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New Zealand to run national cyber security exercise
The island-nation will test the resilience of its critical infrastructure in November 2018, bringing together multiple agencies to protect assets of national significance
New Zealand will run its first full-scale national cyber security exercise this November – almost a year after it was first scheduled.
The delay was prompted by the country’s 2017 change of government, according to Paul Blowers, chief information security officer for New Zealand Police and the orchestrator of the exercise which has been two years in the making.
Speaking at the Gartner security and risk management summit in Sydney, Blowers stressed the importance of national security tests, citing New Zealand’s broadcasting, communications and digital media minister Clare Curran, who warned that advanced cyber threats have the potential to cause NZ$640m of harm annually to New Zealand organisations of national significance.
According to Blowers, one of the goals of the exercise is to test the Cyber resilience of New Zealand, and assess how well the multiple agencies involved with cyber security work together and communicate.
New Zealand is growing its investment in cyber security tools and services at a faster rate than Australia at present, according to Gartner.
The technology research firm said that worldwide cyber security spending will rise 12.4% this year to more than US$114bn. In Australia, growth will be a more moderate 6%, rising to 9.8% in 2019.
In New Zealand, security spending is expected to grow 9% this year to NZ$550m, followed by 9.9% in 2019.
Delegates at the summit were told that if they bake security into their systems early on, there are potential savings to be had.
Hadi Rahnama, head of cyber security for the Bank of Queensland, said any organisation embarking on digital transformation needs to ensure security receives proper attention from the get-go and apply a “defence in depth” strategy with multiple layers of protection and monitoring.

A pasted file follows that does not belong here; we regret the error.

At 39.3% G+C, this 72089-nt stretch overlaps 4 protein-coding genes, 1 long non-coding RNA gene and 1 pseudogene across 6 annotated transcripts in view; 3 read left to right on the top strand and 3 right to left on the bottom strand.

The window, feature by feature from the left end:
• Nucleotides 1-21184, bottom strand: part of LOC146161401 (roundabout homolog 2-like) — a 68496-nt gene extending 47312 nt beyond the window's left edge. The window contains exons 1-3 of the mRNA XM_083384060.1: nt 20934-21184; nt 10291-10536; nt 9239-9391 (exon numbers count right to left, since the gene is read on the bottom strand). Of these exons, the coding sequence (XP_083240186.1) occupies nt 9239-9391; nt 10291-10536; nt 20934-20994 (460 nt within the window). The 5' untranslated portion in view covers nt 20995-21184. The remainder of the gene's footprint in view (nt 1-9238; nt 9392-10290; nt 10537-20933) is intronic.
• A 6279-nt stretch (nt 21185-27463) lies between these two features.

“When you start a digital journey, you need to consider cyber security in parallel – if you try to do it later it will cost you more and cost you more as a risk,” he said.
“We put a platform in with highly sensitive data, but could not implement secure transmission and got an exemption,” said Rahnama.
Although it would have cost A$500,000 to implement secure transmission at the start, he said it eventually cost the bank A$2m, noting that much of the money went into regression testing as a result of the delay.
Like Blowers, Rahnama is a big fan of security exercises and recommended all organisations to invest in penetration testing of their systems.
“We did our first ever exercise last year which came up with findings we could never imagine – it’s a bit costly, but you are going to get a lot of value about whether your system is secure or not. The result will be scary, but if you don’t do it someone will do it to you,” he said.
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Penetration testing is one the few security tasks that he believes should be outsourced to a third party.
However, Rahnama called for organisations to keep the most important functions in-house, such as analysing security logs where knowing the business context of whether an activity is normal or not is critical.
“We had a lot of our monitoring outsourced, but we struggled with it. It’s easier to have an in-house skill set,” he said.
In-house capability is particularly important for DevOps, where code needs to be assessed before it is deployed, but the process cannot be unnecessarily slowed, said Rahnama.
He also recommended that companies embracing DevOps have their security teams occasionally scour public source code repositories to see what developers have loaded, as there could be surprises and potential vulnerabilities.